How to Confront the Coronavirus Catastrophe: New Oxfam Briefing

Some excerpts from today’s briefing:

Oxfam is proposing two things that the G20 and other leaders can do simultaneously. The first is to develop a Global Public Health Plan and Emergency Response to tackle the disease head on – preventing and delaying its spread, saving lives now and into the future. The second is to create an economic rescue plan to pay for the huge increase in public health and to help ordinary people cope with the huge economic costs precipitated by this virus. This first media brief focuses on the Global Public Health Plan and Emergency Response.

According to the WHO, at least half the world’s 7.6 billion people cannot access the essential healthcare they need even in normal times. In developing countries, the disease burden is already far higher than in rich nations. Each day nearly 4,000 people die from tuberculosis; a further 1,500 are killed by malaria, most of them children.

These numbers are at risk of rising dramatically as the pandemic competes for stretched healthcare resources. Across low-income countries, the average health spending was only US$41 per person in 2017, compared with US$2,937 in high-income countries – more than 70 times greater. Weak, underfunded and unequal health systems in developing countries are already completely unable to cope.

A coordinated and massive investment in public health is desperately needed now if we are to stop the spread of this deadly virus and prevent millions of deaths.

Enlightened multilateralism, long sacrificed to narrow nationalism, must be put back at centre stage to build an emergency and long-term health response unseen in our history. The WHO should work with the G20 and other national governments to rapidly agree and fund a Global Public Health Plan and Emergency Response.

It would cost approximately $159bn to double the public health spending of all of world’s 85 poorest countries. These countries are home to 3.7 billion people. This is less than 8% of the latest US fiscal stimulus alone.

Rich countries can help developing countries in two key ways: by giving them aid and by reducing their existing costs and debts. A key start will be immediately to fully fund the $2bn UN Humanitarian Response Plan, and plan for a massive scaling up of global humanitarian efforts as the virus starts to impact the poorest countries.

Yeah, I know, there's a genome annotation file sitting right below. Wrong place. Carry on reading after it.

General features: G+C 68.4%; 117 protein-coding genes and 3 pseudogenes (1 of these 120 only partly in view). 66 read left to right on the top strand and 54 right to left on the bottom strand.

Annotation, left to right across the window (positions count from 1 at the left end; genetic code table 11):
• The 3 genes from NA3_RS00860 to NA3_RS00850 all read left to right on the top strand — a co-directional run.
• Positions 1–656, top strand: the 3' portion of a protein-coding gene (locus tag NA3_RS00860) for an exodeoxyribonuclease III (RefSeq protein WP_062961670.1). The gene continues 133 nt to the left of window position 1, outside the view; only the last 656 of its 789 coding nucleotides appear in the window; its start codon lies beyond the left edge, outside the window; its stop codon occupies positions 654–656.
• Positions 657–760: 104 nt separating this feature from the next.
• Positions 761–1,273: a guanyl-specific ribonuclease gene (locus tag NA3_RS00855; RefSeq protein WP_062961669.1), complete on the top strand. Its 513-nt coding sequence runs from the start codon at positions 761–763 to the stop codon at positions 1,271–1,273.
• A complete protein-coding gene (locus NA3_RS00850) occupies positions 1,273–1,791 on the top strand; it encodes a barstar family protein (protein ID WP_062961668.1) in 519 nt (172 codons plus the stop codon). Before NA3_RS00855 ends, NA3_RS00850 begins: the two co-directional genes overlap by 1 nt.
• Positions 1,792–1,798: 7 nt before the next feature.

Covid cases in Africa, as of 29 March. Credit: BBC

This must include steps to provide clean water, public health education, and cash grants. Much of this funding needs to go directly to local NGOs, and special care must be taken to address the gendered impacts this crisis will have. Donors and multilateral institutions should also rapidly scale up other aid, building on initial moves from the World Bank, IMF and others, and especially provide support to developing country health budgets.

Second, the G20 and all bilateral and multilateral donors need to agree to an immediate moratorium on debt interest payments for poor country governments without conditions. This has already been called for by the World Bank and the IMF in an unprecedented move. In Africa alone, this act would free up an estimated $44bn this year to help finance their public health response.

So far, the outbreak has not spread extensively in developing countries, many of which have massive urban slum populations; but this is changing fast and is a huge public health challenge.

Immediate action is needed to shore up public health systems now and for the long-term, making them fair and accessible to all and saving millions of lives: